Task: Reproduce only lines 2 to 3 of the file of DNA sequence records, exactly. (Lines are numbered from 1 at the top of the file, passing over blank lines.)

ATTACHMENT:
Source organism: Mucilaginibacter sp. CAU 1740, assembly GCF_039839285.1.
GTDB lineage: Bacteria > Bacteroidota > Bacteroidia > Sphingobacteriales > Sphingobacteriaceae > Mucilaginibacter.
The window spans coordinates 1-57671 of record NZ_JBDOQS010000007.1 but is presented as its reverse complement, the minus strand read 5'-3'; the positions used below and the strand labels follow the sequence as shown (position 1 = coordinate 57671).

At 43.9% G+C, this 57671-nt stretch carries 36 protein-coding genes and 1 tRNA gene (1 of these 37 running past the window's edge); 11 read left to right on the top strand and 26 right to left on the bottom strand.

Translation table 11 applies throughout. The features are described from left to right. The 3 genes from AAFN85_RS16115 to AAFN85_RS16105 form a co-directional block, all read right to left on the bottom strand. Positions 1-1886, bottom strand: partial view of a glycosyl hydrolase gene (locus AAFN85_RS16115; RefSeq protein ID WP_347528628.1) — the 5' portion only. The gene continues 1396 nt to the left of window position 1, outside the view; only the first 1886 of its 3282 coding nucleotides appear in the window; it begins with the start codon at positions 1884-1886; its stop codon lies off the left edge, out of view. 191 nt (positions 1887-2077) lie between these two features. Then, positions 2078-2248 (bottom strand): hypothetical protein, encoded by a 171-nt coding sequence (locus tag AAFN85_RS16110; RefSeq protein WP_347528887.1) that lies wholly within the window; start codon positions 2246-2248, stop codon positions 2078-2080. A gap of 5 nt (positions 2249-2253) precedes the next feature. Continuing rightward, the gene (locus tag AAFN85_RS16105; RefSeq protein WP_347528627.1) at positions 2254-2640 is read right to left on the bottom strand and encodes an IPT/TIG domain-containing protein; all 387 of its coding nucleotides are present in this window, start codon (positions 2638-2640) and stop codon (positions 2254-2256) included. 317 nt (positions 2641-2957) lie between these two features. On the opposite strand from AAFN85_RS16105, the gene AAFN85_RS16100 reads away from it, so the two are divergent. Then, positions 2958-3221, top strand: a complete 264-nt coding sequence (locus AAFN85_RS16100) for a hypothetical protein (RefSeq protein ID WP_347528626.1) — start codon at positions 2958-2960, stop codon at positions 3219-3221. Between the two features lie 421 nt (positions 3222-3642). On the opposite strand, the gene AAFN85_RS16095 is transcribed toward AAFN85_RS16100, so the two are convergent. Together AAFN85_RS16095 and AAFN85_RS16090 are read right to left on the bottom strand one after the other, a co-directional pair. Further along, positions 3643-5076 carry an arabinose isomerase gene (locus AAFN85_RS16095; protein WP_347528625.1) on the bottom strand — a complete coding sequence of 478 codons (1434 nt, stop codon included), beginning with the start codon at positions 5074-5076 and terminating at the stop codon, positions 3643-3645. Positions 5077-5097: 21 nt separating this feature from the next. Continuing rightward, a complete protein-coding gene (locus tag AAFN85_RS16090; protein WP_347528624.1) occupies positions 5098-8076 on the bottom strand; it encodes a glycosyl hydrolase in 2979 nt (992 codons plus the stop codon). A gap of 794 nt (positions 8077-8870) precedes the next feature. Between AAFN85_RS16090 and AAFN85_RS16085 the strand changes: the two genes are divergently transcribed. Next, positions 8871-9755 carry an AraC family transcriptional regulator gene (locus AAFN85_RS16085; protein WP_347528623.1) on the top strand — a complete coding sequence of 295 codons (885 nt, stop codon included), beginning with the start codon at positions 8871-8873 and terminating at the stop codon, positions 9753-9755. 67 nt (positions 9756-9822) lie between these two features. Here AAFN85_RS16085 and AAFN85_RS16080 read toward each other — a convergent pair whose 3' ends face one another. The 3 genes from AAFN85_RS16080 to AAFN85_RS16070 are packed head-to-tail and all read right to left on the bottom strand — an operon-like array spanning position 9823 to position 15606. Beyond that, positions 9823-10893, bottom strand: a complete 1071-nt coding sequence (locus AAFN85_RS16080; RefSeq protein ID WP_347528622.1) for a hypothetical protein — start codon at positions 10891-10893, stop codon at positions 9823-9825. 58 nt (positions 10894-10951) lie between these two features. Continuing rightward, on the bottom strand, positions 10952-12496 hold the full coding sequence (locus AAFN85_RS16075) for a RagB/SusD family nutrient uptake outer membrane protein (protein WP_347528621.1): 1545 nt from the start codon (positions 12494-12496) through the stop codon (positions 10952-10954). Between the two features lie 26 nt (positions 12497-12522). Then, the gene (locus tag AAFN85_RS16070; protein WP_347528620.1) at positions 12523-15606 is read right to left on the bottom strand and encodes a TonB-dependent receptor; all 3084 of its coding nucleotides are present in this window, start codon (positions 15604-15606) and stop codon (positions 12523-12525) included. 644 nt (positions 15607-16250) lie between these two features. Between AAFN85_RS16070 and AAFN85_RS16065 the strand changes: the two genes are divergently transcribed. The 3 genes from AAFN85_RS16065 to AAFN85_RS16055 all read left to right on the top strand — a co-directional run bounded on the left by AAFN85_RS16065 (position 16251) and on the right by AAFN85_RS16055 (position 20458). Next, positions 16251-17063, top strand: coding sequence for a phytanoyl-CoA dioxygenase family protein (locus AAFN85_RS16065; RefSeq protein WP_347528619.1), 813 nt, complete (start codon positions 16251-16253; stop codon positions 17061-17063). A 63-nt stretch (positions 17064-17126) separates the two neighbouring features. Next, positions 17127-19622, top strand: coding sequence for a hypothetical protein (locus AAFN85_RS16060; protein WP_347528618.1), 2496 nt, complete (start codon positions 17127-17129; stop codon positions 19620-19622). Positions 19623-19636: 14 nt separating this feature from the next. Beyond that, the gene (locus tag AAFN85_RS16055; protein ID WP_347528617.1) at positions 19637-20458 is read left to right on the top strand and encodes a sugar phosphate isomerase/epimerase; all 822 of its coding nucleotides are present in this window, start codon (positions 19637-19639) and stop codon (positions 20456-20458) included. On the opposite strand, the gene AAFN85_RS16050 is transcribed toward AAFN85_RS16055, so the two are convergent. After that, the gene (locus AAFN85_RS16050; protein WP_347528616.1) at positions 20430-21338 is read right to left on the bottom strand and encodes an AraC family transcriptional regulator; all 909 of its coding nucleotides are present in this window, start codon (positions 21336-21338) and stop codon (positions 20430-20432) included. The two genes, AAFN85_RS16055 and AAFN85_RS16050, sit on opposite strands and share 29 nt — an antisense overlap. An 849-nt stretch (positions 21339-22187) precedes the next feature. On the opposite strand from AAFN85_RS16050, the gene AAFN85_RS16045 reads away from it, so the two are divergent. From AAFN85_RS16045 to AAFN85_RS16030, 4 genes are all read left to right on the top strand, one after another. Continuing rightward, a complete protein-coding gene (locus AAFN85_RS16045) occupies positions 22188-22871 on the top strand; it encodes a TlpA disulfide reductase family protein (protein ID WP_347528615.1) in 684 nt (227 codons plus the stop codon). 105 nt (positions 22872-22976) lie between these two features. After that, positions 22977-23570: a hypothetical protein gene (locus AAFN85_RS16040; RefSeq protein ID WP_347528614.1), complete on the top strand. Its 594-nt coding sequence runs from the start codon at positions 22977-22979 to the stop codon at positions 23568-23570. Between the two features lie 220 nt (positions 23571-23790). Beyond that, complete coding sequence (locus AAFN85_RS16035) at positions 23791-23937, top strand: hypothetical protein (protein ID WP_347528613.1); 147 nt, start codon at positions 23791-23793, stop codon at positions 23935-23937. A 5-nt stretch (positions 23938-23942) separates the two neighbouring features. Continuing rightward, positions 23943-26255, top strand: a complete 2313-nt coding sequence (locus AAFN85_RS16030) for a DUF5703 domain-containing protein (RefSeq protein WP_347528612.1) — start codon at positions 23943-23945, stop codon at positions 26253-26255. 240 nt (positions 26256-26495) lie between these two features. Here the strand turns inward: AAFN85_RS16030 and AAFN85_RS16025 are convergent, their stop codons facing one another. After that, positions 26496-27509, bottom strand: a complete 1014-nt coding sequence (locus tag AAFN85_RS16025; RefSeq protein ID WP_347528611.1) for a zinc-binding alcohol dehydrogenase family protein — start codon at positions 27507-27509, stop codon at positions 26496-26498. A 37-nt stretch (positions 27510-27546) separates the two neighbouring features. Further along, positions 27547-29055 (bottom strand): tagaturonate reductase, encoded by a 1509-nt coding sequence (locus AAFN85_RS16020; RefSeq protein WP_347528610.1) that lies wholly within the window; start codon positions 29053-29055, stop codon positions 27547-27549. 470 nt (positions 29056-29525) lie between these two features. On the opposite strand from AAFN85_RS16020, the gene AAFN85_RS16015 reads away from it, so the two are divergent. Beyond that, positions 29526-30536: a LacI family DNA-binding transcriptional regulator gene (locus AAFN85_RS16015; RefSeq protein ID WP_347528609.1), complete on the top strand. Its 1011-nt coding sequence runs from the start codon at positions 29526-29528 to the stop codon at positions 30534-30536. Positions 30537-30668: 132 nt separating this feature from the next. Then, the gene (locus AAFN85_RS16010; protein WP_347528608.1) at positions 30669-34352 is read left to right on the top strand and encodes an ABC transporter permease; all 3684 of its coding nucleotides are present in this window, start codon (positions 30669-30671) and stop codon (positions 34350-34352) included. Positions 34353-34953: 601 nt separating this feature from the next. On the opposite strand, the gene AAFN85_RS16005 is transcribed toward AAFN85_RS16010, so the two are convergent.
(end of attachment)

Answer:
GTDB lineage: Bacteria > Bacteroidota > Bacteroidia > Sphingobacteriales > Sphingobacteriaceae > Mucilaginibacter.
The window spans coordinates 1-57671 of record NZ_JBDOQS010000007.1 but is presented as its reverse complement, the minus strand read 5'-3'; the positions used below and the strand labels follow the sequence as shown (position 1 = coordinate 57671).